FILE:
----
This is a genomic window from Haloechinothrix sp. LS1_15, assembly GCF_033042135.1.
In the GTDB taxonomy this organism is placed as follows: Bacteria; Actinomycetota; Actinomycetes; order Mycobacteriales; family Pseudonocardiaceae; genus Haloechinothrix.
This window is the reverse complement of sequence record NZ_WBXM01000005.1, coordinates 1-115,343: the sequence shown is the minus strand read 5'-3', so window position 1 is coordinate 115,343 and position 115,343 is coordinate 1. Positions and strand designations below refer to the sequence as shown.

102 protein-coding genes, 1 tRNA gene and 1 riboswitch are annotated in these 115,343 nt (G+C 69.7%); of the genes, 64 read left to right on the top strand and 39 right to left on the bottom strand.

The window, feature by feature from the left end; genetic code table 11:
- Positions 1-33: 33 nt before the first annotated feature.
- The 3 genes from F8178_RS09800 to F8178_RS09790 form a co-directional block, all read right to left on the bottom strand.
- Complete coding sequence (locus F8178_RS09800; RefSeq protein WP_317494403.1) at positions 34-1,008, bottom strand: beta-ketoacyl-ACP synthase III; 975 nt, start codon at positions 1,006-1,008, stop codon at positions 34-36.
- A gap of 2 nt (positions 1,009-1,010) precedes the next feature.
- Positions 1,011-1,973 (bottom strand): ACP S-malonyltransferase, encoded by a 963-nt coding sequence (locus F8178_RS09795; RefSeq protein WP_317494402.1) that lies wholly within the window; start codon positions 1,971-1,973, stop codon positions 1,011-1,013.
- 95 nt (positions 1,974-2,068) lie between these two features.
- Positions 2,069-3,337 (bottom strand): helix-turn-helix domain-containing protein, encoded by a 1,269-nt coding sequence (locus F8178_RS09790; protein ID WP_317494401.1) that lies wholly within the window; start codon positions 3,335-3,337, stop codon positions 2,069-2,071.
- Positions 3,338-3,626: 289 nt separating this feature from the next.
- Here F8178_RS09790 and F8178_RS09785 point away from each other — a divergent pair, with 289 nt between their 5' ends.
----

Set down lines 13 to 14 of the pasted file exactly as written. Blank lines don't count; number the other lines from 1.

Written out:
- Positions 3,338-3,626: 289 nt separating this feature from the next.
- Here F8178_RS09790 and F8178_RS09785 point away from each other — a divergent pair, with 289 nt between their 5' ends.